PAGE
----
Claressa Shields trains for Showtime fight in Atlantic City

Claressa Shields and Christina Hammer mostly feinted trash talking, using a few long glares and verbal jabs ahead of their showdown.

They’re the headline event for the undisputed middleweight championship on Showtime on April 13 in Atlantic City.

“Guys are disrespectful to each other, talking about people’s mamas,” Shields said at her recent press conference in Manhattan. “That’s not class. I’d rather keep it to boxing. We just have competitive energy.”

Shields, a two-time U.S. Olympic gold medalist, is coming off five weeks of camp at the U.S Olympic Training Center in Colorado Springs, Colorado. She also spent two weeks working out in her hometown of Flint, Michigan.

Shields and Hammer are the first female boxers featured on Showtime’s All Access, with the next episode Friday on its YouTube sports channel.

“We’ve been going twice a day every day except Sunday,” Shields said. “We put in lots of rounds sparring, tons of sprinting, pad work, pushups, crunches and drills to help with my head movement. I’m in great shape and my weight is on point.”

She’s training with John David Jackson, and they’re adding the finishing touches in Miami ahead of the 160-pound fight.

“I just need a little more sunshine,” Shields said. “Florida is just an ideal environment all around, and a happy place for me to be these last couple weeks.”

Hammer, who has dominated the middleweight division throughout the decade, has been training in Germany and the Austrian Alps. The undefeated fighters were supposed to meet on Nov. 17, but Hammer postponed it because of a stomach illness.

Here are a few more things to know about Shields (8-0, 2 KOs) and Hammer (24-0, 11 KOs) ahead of the fight at Boardwalk Hall.


Shields picked herself off the canvas for the first time after an uppercut by Costa Rican Hanna Gabriels in the first round last June in Detroit. But Shields won the 10-round fight by unanimous decision before a partisan crowd at Masonic Temple.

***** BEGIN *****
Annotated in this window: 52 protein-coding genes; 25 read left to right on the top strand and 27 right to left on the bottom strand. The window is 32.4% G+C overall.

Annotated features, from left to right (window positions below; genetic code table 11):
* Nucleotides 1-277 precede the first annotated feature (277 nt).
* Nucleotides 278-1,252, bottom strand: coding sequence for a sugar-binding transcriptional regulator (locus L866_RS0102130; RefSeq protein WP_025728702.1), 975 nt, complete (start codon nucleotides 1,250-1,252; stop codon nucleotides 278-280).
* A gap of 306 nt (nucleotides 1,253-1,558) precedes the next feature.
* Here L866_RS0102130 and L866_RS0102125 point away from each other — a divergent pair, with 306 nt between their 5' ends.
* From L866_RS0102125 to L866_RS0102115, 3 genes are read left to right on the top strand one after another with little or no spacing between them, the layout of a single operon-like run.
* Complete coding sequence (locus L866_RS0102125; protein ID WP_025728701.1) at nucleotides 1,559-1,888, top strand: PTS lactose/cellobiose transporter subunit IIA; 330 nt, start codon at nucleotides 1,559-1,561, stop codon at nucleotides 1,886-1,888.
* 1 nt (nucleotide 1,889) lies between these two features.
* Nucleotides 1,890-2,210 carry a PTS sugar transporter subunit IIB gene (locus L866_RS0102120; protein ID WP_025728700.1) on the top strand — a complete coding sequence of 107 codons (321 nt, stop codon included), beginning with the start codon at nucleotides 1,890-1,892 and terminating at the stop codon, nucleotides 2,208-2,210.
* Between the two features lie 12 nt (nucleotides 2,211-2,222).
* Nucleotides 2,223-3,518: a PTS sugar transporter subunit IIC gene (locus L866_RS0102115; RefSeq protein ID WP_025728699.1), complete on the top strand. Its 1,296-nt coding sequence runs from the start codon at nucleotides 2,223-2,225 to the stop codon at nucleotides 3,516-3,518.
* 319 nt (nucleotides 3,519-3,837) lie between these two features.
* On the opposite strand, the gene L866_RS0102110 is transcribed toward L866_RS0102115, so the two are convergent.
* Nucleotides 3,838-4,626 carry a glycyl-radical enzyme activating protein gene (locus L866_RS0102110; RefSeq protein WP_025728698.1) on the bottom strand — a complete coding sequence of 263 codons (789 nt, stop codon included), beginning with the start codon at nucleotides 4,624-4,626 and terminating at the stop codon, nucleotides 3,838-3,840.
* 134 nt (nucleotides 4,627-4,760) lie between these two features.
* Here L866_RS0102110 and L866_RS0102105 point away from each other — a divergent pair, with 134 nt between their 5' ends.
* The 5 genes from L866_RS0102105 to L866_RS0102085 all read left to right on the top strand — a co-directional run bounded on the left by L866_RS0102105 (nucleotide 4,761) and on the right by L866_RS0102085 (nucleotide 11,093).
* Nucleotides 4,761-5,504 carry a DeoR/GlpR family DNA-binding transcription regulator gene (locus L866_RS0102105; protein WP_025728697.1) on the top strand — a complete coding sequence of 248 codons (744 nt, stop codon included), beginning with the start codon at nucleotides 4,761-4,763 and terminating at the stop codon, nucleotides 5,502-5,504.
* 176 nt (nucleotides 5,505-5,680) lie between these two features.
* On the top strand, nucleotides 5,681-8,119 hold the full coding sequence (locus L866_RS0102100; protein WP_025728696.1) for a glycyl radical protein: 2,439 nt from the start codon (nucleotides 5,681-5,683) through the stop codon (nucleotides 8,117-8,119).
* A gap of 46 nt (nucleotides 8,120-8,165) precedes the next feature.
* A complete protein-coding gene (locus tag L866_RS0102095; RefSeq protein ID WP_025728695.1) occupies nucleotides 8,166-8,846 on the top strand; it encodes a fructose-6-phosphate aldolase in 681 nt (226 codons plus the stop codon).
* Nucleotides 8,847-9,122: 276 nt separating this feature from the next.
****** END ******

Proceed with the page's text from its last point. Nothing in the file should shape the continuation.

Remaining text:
Hammer watched that fight ringside after defeating American Tori Nelson, then created a skirmish when she stepped into the ring after the victory by Shields.

“She’s beatable,” Hammer said. “The first round she came forward and Gabriels caught her with an uppercut. I want to finish this job.”

Shields isn’t concerned about the knock down or the 5-foot-11 Hammer’s 2-inch height advantage.

“I got knocked down, got back up and I won the fight,” Shields said. “She got knocked down and didn’t get back up and they called it a disqualification. She’s beatable. She has a long jab, she doesn’t know how to fight inside and she doesn’t have balance on her legs.”


Shields’ trainer Jackson wants her focused and strategic in the bout with Hammer.

“Bring back my combinations and the body shots,” Shields said. “Just make sure that my jab is ready to go 10 rounds and I play to my punches the right way.

“If I didn’t hit hard, the girls wouldn’t be running all the time. I’m still going to punch hard — the punches have to land the correct way.”

The 24-year-old Shields said she’s been working on staying calm in and out of the ring.

“No distractions. Sometimes I get super-excited,” she said. “I’m never nervous. It’s more just stay calm until the fight, save all your energy for the fight.”


Hammer attended a New York Knicks game at Madison Square Garden in February, when they beat San Antonio and snapped an 18-game losing streak. She’s hoping for a similar outcome in Atlantic City.

“I want to show the world who is Lady Hammer,” she said. “When you fight the best against the best, it will be a real game changer.”

She enjoyed soccer and swimming in Germany before turning to boxing at age 13, following her sparring uncles to the gym.

“My family is very sporty,” Hammer said. “It’s one of the toughest sports, physically and mentally, you have to push yourself a lot. If you don’t train, you get a real punch in your face. That’s the danger. It’s my passion.”

The 28-year-old made short work of her last opponent, stopping Elene Sikmashvili by technical knockout in the second round on Feb. 9.


In her free time, Shields likes karaoke, going live on Instagram to chat with fans and working out.

“To me boxing is fun, sparring is fun, going to the gym and working out is fun,” she said. “And just hanging out with girlfriends, we play Monopoly, watch movies on Netflix.”

She won’t defend her gold medal at the 2020 Tokyo Olympics because she turned pro after the 2016 Rio Games.

“Everybody is pretty confused about that,” she said. “Other countries have made it so professional fighters can fight in the Olympics, but USA has not.”


In 2017, Shields was the first woman to headline a fight card on premium cable with Showtime. She likes topping “the big-girl card” and wants to be the first woman to fight on Pay Per View.

Heavyweights Jermaine Franklin vs. Rydell Booker and Otto Wallin vs. Nick Kisner will be the opening acts on April 13.

“I went from fighting on Friday main event on Showtime to now fighting on Saturday,” Shields said. “I fight better than a lot of old men. People are so used to women being soft-spoken. Those days are gone.

“Somebody will be crying after the fight. It’s not going to be me.”


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